Law Enforcement – Digital Angel™ can be used in law enforcement in keeping track of parolees, people under house arrest, and in the witness protection programs.

Animal Protection – Although Digital Angel™ is designed for the human being, it can be applied to household pets and endangered species.

Tracking – This device can be used to protect and trace valuable items such as museum art pieces, computer equipment, etc.

Identification – Digital Angel™ could be an important security method of protecting information because it could carry personal identification information. It could transmit this ID via wireless communication with personal computers. In this way, only the individual would be able to access his or her own information source.

Firearms Safety – Another example to this would be the accessing of firearms. It could be limited to the owner of the weapon only. There could be many other applications, but, in essence, Digital Angel™ will become an interface between the human body and the electronic network.

About ADS – Applied Digital Solutions is building a new kind of company – a single source businesses can turn to for integrated e–business systems. Typically, companies acquire their e–business systems on a piece by piece basis. One source provides the infrastructure – and other services needed to transport data from one destination to another. Still others provide the e–business equipment – the telephone and computer systems, data acquisition devices and other hardware – and the software technology – the applications, computer telephony and other e–commerce tools users need to create, receive and use multimedia communications. Only the largest companies have the internal resources needed to manage these multiple vendors effectively and derive the maximum value from the available technology. While we serve many of these companies, our vision is to create a resource for organizations that do not have the expert staff to work with multiple e–business vendors. We are building the capabilities to provide these customers with everything they might conceivably need in a e–business system. Since our founding in 1993, Applied Digital Solutions has been rapidly acquiring the development, manufacturing and delivery capabilities needed to deliver integrated e–business systems. Looking ahead, we have two primary goals. Our first is to continue establishing ourselves as leaders in e–business systems by providing superior value to end–users. Our second is to build the market through the acquisition and growth of specialty businesses all along the e–business and computer telephony internet integration path. By acquiring successful existing businesses, we have already been able to quickly build expertise in many facets of the e–business industry. Moving forward, our business units will work collaboratively on the development of products and services as we identify new market opportunities and develop strategic relationships with our customers.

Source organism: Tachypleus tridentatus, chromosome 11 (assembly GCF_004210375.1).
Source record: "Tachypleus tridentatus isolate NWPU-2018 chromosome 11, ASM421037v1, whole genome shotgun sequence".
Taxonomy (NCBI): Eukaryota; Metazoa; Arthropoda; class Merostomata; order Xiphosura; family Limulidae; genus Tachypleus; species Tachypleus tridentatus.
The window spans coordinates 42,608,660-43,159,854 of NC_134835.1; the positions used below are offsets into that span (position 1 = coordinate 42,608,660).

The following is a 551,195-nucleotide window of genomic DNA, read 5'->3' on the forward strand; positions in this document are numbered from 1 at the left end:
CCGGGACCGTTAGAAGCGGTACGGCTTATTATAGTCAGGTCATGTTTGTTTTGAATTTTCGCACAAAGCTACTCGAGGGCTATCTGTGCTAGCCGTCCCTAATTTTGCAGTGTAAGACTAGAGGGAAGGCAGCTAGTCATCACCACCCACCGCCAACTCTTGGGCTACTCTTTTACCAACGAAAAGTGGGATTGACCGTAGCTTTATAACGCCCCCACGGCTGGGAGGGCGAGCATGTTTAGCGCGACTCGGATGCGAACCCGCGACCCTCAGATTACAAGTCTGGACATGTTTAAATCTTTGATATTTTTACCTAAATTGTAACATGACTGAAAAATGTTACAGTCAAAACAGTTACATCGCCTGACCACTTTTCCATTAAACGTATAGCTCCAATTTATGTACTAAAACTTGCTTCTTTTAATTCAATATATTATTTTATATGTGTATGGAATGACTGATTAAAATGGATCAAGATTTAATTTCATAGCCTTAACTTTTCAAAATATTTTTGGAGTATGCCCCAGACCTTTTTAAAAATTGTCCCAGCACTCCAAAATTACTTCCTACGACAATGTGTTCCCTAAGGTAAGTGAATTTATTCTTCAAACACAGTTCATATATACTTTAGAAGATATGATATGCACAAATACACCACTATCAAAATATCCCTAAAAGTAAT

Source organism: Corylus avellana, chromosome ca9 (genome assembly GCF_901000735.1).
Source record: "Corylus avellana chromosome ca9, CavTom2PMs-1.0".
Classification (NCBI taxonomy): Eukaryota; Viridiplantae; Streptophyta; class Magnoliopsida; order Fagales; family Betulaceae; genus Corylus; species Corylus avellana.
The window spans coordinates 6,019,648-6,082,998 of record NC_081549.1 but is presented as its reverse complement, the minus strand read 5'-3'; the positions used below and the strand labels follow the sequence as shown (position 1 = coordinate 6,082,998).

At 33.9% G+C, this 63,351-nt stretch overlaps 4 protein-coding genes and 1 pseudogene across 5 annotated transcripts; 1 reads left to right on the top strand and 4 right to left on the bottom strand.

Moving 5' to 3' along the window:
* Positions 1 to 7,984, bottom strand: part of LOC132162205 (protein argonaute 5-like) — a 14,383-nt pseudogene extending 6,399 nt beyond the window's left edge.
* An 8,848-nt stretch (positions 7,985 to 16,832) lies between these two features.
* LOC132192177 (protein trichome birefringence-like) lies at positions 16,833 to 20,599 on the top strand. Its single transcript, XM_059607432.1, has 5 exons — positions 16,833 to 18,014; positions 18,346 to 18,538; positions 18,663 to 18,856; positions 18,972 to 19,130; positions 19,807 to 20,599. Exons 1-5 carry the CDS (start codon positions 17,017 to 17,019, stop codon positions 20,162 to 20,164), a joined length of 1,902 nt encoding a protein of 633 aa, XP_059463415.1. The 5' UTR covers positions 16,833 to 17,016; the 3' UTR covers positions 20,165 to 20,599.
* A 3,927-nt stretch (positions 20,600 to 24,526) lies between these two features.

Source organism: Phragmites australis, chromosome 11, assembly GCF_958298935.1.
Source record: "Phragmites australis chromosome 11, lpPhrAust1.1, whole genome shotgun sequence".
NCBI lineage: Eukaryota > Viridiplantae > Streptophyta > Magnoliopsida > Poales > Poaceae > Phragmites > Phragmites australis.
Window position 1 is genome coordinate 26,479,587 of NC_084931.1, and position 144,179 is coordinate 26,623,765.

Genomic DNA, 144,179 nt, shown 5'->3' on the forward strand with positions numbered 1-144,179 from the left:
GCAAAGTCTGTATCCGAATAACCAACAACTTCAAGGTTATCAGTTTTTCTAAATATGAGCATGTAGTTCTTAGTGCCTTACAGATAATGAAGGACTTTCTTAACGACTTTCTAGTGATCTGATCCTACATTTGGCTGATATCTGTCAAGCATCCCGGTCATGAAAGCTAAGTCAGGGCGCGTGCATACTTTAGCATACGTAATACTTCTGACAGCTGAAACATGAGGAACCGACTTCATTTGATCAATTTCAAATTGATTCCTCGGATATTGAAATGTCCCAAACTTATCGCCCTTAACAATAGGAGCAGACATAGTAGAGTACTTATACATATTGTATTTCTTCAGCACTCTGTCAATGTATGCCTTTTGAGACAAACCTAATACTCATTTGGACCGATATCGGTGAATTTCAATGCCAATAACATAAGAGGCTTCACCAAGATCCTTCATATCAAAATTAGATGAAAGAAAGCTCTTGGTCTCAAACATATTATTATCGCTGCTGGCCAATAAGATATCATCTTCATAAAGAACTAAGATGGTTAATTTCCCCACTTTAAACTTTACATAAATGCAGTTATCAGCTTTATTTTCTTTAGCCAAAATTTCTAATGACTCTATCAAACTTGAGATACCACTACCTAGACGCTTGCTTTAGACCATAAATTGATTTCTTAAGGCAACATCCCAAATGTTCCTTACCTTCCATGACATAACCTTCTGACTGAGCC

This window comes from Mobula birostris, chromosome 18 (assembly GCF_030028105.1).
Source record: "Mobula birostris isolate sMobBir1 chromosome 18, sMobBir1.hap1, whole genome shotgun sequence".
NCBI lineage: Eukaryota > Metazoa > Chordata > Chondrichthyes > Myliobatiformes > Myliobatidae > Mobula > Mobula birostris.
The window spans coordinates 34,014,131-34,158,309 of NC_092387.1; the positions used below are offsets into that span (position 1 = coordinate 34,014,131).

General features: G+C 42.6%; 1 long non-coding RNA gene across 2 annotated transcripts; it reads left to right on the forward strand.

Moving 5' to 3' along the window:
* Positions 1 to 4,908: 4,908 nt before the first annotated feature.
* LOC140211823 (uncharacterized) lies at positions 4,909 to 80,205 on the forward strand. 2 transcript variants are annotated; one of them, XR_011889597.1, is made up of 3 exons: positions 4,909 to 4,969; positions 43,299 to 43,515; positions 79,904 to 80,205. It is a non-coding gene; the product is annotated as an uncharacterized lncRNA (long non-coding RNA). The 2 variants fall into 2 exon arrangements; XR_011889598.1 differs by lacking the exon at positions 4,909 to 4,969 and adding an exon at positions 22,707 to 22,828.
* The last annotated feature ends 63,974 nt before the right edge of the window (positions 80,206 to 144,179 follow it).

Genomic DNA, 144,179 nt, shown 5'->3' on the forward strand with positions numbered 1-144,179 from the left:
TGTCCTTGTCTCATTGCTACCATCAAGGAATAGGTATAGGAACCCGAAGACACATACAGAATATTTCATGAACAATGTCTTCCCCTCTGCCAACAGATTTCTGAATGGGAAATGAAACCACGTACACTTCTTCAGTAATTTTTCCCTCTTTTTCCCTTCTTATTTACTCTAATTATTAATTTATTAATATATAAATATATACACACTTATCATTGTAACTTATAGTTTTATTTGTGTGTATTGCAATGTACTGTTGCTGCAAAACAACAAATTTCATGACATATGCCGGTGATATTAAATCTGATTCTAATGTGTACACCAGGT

Digital Angel, Inc. (NASDAQ: DIGA) develops global positioning satellite (GPS) and radio frequency identification (RFID) technology products for consumer, commercial, and government sectors worldwide. Headquartered in Delray Beach, Florida, their products include RFID applications, end-to-end food safety systems, GPS/Satellite communications, and telecommunication, security infrastructure and the controversial Verichip human implant. Applications for this burgeoning technology include pets, wildlife and livestock identification using implantable microchips, scanners and antennas. Digital Angel has manufactured RFID microchips for millions of pets throughout the world, providing them with unalterable and permanent identification should they become lost or stolen. Digital Angel makes RFID products for farmers, ranchers, sale barns and other livestock producers to identify and track animals. Digital Angel has developed GPS search and rescue beacons that integrate geosynchronous communications for use by the military and the private sector to track aircraft, ships and other high value assets.

Source: “Digital Angel™ Breakthrough Technology Goes Live!”)

“Smart dust” could soon by spying on you by Duncan Graham-Rowe, New Scientist, 08/26/99

Cleanliness freaks have a new rationale for their pathological hatred of dust — it could soon be spying on them. Packed full of sensors, lasers and communications transceivers, particles of “smart dust” are being designed to communicate with one another. They could be used for a range of applications from weather monitoring to spying. The tiny “motes” are being developed at the University of California, Berkeley, as part of a programme to produce the smallest possible devices that have a viable way of communicating with each other. Each mote is made up of a number of microelectromechanical systems, or MEMS, wired up to form a very simple computer. At present each mote is 5 millimetres long, but Kris Pister, one of the developers, says that in future they could be small enough to remain suspended in air, buoyed by the currents, sensing and communicating for hours. The latest version not only has a thick-film battery powering it but also a solar cell to recharge it. “This remarkable package has the ability to sense and communicate, and is self-powered,” says Randy Katz, a communications engineer on the project. He presented the latest work at last week’s Mobicom99 mobile computing meeting in Seattle.